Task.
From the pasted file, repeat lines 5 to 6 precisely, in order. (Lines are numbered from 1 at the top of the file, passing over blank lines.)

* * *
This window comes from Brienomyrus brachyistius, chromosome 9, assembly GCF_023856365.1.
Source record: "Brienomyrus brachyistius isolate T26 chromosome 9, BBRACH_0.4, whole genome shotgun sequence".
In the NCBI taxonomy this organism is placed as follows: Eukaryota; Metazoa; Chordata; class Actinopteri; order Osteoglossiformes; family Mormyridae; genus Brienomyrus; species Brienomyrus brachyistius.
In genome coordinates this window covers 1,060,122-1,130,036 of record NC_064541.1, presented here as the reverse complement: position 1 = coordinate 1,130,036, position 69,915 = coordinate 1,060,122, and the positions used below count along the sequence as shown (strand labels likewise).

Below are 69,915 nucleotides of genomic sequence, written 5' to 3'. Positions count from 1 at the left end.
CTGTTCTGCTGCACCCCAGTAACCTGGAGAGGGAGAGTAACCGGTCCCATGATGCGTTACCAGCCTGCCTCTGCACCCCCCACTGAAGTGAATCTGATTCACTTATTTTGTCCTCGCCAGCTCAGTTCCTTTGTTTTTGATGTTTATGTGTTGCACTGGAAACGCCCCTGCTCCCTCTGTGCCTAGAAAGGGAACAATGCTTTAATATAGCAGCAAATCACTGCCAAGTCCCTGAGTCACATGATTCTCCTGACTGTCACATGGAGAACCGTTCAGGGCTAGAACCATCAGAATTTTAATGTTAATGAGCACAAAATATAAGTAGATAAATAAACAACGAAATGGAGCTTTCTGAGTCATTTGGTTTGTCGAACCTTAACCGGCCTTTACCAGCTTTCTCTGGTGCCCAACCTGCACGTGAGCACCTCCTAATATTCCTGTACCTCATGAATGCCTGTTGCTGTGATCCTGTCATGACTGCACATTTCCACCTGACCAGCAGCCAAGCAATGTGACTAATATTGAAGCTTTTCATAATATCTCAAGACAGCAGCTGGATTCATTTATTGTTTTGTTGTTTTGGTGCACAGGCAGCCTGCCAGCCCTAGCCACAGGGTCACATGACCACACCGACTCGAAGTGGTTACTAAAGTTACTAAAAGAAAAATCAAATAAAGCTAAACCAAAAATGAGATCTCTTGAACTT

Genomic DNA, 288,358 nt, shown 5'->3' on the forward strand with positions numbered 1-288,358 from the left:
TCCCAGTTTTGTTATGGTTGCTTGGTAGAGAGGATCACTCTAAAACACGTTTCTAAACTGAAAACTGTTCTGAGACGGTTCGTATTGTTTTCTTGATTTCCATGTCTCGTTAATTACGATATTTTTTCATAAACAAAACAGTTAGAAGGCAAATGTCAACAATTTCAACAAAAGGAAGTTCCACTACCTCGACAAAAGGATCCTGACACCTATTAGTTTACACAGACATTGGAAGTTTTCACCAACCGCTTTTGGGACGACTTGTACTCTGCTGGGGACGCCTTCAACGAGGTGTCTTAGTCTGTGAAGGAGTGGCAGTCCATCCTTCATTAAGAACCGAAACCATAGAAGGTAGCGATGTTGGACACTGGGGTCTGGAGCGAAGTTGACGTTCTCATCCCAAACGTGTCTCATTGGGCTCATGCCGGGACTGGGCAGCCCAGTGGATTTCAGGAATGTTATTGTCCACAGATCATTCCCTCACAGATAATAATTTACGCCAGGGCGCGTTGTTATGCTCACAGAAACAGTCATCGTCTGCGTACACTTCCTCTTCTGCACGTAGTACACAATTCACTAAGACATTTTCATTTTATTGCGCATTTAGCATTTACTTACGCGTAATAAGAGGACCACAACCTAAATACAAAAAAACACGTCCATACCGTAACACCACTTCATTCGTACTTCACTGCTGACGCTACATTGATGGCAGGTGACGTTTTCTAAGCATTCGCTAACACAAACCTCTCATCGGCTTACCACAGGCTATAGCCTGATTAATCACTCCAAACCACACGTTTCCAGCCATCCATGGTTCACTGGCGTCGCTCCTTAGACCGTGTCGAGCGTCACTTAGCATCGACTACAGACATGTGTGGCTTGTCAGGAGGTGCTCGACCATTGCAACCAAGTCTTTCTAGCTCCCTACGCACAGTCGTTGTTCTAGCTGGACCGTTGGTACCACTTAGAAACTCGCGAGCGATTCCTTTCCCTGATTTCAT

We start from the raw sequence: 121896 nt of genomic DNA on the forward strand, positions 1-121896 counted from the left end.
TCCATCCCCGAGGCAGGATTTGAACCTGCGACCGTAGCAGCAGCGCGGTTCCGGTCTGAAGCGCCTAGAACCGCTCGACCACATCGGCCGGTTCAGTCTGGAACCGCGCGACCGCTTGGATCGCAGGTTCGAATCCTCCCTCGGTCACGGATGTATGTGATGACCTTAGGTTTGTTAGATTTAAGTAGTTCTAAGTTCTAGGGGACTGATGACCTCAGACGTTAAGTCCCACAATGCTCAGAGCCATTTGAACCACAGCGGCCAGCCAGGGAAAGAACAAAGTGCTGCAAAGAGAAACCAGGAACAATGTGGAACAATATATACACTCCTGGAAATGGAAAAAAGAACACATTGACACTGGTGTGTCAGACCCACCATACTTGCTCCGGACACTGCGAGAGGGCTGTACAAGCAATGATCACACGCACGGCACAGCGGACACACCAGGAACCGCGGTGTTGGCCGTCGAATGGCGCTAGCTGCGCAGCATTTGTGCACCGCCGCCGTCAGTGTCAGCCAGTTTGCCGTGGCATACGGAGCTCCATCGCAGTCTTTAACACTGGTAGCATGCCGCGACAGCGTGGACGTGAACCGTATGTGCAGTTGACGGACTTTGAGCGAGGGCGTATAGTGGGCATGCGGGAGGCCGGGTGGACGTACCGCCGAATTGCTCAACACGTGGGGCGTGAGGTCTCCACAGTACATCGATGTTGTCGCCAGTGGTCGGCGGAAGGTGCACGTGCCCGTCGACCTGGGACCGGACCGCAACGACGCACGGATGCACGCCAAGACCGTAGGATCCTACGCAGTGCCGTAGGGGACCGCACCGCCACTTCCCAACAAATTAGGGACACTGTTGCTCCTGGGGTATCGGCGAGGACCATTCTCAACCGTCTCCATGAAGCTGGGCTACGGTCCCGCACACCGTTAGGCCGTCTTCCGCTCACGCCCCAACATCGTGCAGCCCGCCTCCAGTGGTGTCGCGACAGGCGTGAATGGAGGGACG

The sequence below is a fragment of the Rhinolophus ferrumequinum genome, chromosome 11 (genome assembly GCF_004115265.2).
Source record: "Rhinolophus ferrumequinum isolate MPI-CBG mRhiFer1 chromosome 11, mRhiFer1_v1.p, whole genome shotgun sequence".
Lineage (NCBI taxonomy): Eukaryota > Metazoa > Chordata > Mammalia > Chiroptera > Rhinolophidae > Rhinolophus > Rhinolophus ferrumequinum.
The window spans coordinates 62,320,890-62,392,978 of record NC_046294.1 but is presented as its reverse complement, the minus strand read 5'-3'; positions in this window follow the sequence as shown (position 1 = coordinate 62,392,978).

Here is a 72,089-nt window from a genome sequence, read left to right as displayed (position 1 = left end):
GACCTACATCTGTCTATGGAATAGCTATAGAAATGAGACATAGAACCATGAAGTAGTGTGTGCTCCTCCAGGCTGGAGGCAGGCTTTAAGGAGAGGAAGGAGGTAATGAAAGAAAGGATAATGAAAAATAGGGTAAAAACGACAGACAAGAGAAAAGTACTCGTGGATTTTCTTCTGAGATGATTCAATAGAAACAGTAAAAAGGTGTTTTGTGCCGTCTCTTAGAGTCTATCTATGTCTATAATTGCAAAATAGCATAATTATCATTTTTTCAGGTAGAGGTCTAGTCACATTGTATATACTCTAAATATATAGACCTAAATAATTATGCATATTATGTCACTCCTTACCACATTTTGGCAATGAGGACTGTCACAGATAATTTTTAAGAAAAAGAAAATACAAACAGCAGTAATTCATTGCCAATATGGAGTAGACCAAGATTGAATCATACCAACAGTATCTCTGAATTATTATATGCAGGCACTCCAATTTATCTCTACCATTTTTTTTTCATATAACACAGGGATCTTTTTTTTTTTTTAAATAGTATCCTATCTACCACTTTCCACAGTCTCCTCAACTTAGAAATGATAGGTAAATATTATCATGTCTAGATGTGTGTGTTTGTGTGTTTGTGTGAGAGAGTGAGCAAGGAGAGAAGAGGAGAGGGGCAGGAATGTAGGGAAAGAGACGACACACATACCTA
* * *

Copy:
Below are 69,915 nucleotides of genomic sequence, written 5' to 3'. Positions count from 1 at the left end.
CTGTTCTGCTGCACCCCAGTAACCTGGAGAGGGAGAGTAACCGGTCCCATGATGCGTTACCAGCCTGCCTCTGCACCCCCCACTGAAGTGAATCTGATTCACTTATTTTGTCCTCGCCAGCTCAGTTCCTTTGTTTTTGATGTTTATGTGTTGCACTGGAAACGCCCCTGCTCCCTCTGTGCCTAGAAAGGGAACAATGCTTTAATATAGCAGCAAATCACTGCCAAGTCCCTGAGTCACATGATTCTCCTGACTGTCACATGGAGAACCGTTCAGGGCTAGAACCATCAGAATTTTAATGTTAATGAGCACAAAATATAAGTAGATAAATAAACAACGAAATGGAGCTTTCTGAGTCATTTGGTTTGTCGAACCTTAACCGGCCTTTACCAGCTTTCTCTGGTGCCCAACCTGCACGTGAGCACCTCCTAATATTCCTGTACCTCATGAATGCCTGTTGCTGTGATCCTGTCATGACTGCACATTTCCACCTGACCAGCAGCCAAGCAATGTGACTAATATTGAAGCTTTTCATAATATCTCAAGACAGCAGCTGGATTCATTTATTGTTTTGTTGTTTTGGTGCACAGGCAGCCTGCCAGCCCTAGCCACAGGGTCACATGACCACACCGACTCGAAGTGGTTACTAAAGTTACTAAAAGAAAAATCAAATAAAGCTAAACCAAAAATGAGATCTCTTGAACTT